Premier Kathleen Wynne has called for more evidence-based research into the safety of a new medication that has become a top priority for Ontario’s top health officials.
The $6,000 package of three stimulants, including a high-dose methylphenidate, can be given to young children and adults to help control attention and attention-deficit hyperactivity disorder (ADHD) and other attention-related conditions.
The move comes amid a national debate over ADHD, with the number of children and adolescents diagnosed with the condition growing by more than 100 per cent over the past five years.
Wynne said in a statement Friday that “the use of stimulants is a major factor in this epidemic.”
She said she supports research to find a safe, effective way to treat the disorder.
The province is also working to create a new framework for public health in the province to ensure that “addiction is treated as a health issue, not a criminal offense.”
The Premier’s office did not respond to a request for comment.
Premier Kathleen Wynne says there is too much misinformation around ADHD in Canada, but the new medication, called methylphenyltrazolam, can help reduce symptoms and improve coordination in children.
The package conciersges methylphenylalanine, a derivative of the amphetamine methylphenylethylamine (MPA).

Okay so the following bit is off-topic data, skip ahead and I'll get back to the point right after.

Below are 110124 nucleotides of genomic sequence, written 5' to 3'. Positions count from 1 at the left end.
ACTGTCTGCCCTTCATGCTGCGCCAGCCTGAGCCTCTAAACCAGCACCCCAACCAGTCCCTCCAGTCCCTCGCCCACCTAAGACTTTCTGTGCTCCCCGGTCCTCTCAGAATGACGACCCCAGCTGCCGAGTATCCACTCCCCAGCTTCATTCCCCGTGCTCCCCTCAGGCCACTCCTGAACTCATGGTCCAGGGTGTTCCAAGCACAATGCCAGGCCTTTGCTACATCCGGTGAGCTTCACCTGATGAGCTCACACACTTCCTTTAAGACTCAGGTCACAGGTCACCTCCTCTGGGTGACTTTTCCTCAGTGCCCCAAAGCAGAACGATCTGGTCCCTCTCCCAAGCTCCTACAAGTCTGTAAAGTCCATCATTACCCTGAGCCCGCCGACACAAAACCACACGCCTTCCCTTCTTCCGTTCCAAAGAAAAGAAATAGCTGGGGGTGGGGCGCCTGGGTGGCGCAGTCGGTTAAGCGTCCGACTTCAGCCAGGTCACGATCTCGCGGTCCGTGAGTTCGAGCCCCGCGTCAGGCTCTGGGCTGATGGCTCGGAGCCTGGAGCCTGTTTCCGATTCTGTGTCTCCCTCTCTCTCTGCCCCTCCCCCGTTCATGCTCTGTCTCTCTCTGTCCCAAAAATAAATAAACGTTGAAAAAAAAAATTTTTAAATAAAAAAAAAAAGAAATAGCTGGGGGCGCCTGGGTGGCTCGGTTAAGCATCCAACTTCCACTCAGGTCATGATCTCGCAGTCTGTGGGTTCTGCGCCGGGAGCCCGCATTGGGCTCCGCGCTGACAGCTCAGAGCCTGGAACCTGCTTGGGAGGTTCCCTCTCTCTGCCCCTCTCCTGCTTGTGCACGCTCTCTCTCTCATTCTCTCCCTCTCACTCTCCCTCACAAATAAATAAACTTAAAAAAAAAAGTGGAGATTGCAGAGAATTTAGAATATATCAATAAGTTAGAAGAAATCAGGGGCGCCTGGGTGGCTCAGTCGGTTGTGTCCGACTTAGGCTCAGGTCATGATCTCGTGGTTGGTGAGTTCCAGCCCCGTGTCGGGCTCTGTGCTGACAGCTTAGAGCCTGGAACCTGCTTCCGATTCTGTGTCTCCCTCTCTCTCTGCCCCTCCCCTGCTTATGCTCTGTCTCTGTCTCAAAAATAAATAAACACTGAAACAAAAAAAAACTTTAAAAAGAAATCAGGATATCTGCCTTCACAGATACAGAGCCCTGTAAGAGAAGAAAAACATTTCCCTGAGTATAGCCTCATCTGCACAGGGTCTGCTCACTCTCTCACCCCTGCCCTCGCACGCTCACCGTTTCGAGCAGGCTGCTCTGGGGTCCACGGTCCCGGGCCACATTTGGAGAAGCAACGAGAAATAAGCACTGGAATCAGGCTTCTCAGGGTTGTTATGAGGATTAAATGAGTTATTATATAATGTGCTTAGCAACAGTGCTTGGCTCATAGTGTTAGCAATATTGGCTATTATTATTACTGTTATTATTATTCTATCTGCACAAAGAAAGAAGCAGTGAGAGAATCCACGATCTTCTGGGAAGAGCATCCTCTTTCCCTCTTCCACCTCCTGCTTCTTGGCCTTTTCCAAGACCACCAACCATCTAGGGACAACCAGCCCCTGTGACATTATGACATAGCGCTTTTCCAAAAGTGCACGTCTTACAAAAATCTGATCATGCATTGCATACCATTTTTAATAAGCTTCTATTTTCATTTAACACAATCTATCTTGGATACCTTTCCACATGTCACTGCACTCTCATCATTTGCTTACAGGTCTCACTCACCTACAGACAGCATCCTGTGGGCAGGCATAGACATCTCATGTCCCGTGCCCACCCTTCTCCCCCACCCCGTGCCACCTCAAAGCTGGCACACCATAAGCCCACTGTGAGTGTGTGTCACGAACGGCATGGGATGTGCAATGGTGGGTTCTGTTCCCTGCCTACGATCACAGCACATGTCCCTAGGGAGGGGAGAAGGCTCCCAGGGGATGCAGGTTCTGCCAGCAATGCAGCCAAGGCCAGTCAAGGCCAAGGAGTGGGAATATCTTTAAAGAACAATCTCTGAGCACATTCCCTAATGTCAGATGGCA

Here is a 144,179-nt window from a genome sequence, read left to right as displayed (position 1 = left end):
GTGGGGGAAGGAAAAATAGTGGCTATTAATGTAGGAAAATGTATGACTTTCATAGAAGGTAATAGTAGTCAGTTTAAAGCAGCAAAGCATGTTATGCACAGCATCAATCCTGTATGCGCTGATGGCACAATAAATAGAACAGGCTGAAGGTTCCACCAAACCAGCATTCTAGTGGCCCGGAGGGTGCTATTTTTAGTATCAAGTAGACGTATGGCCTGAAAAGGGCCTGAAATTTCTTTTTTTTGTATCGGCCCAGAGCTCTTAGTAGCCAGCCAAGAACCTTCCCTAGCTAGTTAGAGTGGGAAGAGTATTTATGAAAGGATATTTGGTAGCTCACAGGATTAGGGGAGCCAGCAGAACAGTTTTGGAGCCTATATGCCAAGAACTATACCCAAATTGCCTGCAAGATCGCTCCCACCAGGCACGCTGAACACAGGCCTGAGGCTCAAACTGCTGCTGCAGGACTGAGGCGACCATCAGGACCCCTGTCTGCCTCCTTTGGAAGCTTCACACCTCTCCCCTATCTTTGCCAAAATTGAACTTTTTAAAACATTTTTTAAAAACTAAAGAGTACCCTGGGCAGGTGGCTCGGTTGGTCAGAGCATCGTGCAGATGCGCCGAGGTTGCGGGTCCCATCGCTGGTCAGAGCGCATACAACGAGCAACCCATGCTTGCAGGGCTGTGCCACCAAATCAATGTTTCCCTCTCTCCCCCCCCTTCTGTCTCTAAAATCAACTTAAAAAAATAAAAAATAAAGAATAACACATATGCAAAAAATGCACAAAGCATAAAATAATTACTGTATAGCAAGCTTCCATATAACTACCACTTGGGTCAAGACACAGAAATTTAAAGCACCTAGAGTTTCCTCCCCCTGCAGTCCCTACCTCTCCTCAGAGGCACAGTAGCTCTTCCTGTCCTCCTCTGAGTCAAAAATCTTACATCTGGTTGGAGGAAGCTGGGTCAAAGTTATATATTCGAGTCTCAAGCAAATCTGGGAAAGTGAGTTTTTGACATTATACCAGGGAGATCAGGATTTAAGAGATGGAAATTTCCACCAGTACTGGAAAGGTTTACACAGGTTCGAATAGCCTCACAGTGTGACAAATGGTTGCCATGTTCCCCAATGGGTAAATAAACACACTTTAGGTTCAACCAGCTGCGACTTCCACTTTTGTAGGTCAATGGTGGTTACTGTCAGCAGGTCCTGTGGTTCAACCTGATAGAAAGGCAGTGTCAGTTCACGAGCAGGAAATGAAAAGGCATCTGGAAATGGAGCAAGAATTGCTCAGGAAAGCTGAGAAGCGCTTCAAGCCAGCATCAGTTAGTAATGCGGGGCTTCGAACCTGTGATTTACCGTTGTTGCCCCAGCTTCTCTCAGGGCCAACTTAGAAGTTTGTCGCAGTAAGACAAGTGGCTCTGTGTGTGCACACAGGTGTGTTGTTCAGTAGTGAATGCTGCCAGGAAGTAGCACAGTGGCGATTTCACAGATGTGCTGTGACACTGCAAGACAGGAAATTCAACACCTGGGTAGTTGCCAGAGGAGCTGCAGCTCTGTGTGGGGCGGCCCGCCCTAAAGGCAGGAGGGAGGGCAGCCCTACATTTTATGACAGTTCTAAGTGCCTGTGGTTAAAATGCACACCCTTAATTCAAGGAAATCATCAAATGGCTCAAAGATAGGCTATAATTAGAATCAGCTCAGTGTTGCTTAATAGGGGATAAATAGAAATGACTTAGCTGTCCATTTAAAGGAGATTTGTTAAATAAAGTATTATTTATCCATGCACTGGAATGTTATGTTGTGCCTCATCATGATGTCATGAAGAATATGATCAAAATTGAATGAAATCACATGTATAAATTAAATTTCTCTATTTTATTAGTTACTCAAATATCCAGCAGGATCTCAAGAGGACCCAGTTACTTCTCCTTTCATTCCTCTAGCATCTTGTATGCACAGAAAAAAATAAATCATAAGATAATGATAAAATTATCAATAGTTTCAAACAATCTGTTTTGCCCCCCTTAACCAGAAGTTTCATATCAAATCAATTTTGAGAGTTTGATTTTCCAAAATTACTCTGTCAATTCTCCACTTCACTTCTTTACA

The package concers is the second of three new stimulants to be introduced by the province this year, along with an emergency drug that has been under development for years and a pill that is being tested in trials.
The two other new medications were the tri-fluorophenoxyacetic acid (TFA) for the elderly and methylphenoacetate for the young.
The package of drugs includes a new form of methylphenamine, which can be combined with an amphetamine, to produce the same effect as methylphenethyltrazocaine (MMA).
It also includes methylphenmetrazine, the active ingredient in methylphenobarbital, an anti-epileptic.
The drugs are being tested on young people to see if they can reduce ADHD symptoms.
Ontario Health Minister Deb Matthews-Cook said in an email that the government has been reviewing the risks and benefits of the new medications and that the Ontario Drug Strategy has been working to make sure they are safe and effective.
“We will continue to look at all the evidence, including the data from the National Centre for Addiction and Mental Health (NCCAM), and take any recommendations from that into consideration as we continue to strengthen our public health system,” Matthews- Cook said.
Ontary has been the subject of a nationwide investigation into ADHD, which found that the condition has increased by more a 50 per cent since 2000.
The report by the Ontario Alliance for ADHD Prevention found that nearly half of the increase in children and teens with ADHD was due to the drug’s use.More: